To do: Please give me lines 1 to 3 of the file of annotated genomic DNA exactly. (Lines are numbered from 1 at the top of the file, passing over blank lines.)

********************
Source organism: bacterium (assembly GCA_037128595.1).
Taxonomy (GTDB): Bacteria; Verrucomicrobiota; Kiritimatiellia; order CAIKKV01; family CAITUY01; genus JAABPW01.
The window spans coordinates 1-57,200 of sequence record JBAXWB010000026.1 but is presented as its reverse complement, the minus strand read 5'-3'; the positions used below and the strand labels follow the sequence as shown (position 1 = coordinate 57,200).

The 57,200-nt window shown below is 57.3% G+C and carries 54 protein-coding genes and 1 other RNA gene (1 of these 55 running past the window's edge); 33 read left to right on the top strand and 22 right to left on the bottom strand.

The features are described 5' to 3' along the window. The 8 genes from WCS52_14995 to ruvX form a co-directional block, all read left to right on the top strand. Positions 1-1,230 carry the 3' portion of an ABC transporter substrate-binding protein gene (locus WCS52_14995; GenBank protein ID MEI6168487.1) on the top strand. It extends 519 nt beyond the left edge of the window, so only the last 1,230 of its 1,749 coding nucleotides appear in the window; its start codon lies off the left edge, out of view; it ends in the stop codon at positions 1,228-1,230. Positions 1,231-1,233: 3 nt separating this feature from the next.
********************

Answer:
Source organism: bacterium (assembly GCA_037128595.1).
Taxonomy (GTDB): Bacteria; Verrucomicrobiota; Kiritimatiellia; order CAIKKV01; family CAITUY01; genus JAABPW01.
The window spans coordinates 1-57,200 of sequence record JBAXWB010000026.1 but is presented as its reverse complement, the minus strand read 5'-3'; the positions used below and the strand labels follow the sequence as shown (position 1 = coordinate 57,200).